Kabala, “Church-State Relations in the Early American Republic”

This month, Pickering and Chatto Publishers will publish Church-State Relations in the Early American Republic, 1787-1846 by James S. Kabala (Rhode Island College). The renowned historian Gordon Wood has this to say about Kabala’s superb looking book: “This superb account of church-state relations during the most tumultuous years of American Christendom reveals that our present disputes over the separation of church and state are nothing new. Kabala’s deeply researched book contains the fullest and clearest summary that we have of the bitter struggles during the six decades following 1780 that led to the Protestant non-sectarian consensus of the 1840s.”  The publisher’s description follows.Church-State Relations in the Early American Republic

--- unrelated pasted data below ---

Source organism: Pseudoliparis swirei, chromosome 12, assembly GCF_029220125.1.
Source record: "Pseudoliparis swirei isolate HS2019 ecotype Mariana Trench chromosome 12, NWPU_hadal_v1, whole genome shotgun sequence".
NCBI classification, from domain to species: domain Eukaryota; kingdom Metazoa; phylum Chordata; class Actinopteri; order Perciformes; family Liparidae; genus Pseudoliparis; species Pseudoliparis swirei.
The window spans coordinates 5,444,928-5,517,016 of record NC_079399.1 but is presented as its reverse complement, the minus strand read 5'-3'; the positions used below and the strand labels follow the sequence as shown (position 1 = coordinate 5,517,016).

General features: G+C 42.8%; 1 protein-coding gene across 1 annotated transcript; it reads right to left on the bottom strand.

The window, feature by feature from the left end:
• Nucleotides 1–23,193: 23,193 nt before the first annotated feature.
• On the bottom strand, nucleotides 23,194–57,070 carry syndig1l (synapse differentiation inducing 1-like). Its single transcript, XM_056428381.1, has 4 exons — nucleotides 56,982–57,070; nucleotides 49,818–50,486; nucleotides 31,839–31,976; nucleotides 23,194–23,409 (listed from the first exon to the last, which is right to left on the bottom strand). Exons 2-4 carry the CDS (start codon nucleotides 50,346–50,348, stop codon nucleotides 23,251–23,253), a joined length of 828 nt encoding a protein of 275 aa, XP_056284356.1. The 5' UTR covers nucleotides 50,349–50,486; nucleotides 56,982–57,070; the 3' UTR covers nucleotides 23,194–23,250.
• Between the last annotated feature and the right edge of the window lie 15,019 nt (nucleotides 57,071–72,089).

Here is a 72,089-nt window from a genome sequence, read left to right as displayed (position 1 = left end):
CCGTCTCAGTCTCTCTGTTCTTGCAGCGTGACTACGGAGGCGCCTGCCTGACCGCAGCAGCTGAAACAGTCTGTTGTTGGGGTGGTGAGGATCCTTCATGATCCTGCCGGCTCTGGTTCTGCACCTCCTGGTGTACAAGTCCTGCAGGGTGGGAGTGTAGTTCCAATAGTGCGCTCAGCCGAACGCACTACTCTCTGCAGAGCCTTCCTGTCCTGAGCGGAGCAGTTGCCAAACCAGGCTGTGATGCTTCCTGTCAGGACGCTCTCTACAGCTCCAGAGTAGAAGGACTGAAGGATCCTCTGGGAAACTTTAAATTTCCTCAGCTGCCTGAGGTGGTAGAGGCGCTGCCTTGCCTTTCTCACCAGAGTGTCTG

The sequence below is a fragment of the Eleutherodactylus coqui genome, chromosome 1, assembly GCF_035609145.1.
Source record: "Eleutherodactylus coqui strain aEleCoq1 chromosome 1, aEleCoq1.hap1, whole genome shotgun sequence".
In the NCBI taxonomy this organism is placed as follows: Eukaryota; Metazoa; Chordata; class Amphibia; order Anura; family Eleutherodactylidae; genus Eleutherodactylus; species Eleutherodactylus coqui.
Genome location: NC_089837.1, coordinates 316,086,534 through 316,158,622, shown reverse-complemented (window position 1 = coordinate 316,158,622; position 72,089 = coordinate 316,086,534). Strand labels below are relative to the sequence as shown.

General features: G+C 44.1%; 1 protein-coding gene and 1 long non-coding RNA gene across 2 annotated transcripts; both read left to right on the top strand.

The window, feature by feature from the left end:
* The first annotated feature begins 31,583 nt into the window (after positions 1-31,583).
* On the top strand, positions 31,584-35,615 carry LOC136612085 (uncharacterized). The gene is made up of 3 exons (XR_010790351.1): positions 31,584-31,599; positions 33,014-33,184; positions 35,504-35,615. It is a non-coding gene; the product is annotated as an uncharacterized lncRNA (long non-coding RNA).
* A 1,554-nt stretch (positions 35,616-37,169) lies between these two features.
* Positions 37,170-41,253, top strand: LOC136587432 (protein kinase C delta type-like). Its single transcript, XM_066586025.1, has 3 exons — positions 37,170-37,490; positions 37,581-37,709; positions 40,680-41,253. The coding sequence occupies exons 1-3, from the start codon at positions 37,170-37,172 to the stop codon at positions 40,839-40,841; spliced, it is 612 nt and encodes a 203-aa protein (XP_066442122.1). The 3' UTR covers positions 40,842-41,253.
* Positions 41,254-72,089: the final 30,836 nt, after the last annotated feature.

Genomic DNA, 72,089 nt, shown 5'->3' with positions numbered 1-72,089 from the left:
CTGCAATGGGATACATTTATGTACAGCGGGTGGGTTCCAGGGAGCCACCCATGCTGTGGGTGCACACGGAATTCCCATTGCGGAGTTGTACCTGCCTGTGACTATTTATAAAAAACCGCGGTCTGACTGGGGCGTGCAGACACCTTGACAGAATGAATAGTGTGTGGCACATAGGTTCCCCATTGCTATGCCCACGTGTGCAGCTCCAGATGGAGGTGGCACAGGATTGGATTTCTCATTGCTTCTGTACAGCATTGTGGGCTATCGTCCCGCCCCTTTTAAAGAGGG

Americans of the Early Republic devoted close attention to the question of what should be the proper relationship between church and state. This issue engaged participants from all religions, denominations and party affiliations. Kabala examines this debate across six decades and shows that an understanding of this period is not possible without appreciating the key role religion played in the formation of the nation.

About these ads

2 responses to “Kabala, “Church-State Relations in the Early American Republic”

  1. Thanks for the free plug! May I ask how you learned of the book’s existence?

  2. You’re welcome! Our student fellows look hard for interesting and worthwhile new scholarship to notice on this site. Your book looks really excellent. I’ve ordered a copy and look forward to reading it. Marc

Leave a Comment

Fill in your details below or click an icon to log in:

WordPress.com Logo

You are commenting using your WordPress.com account. Log Out / Change )

Twitter picture

You are commenting using your Twitter account. Log Out / Change )

Facebook photo

You are commenting using your Facebook account. Log Out / Change )

Google+ photo

You are commenting using your Google+ account. Log Out / Change )

Connecting to %s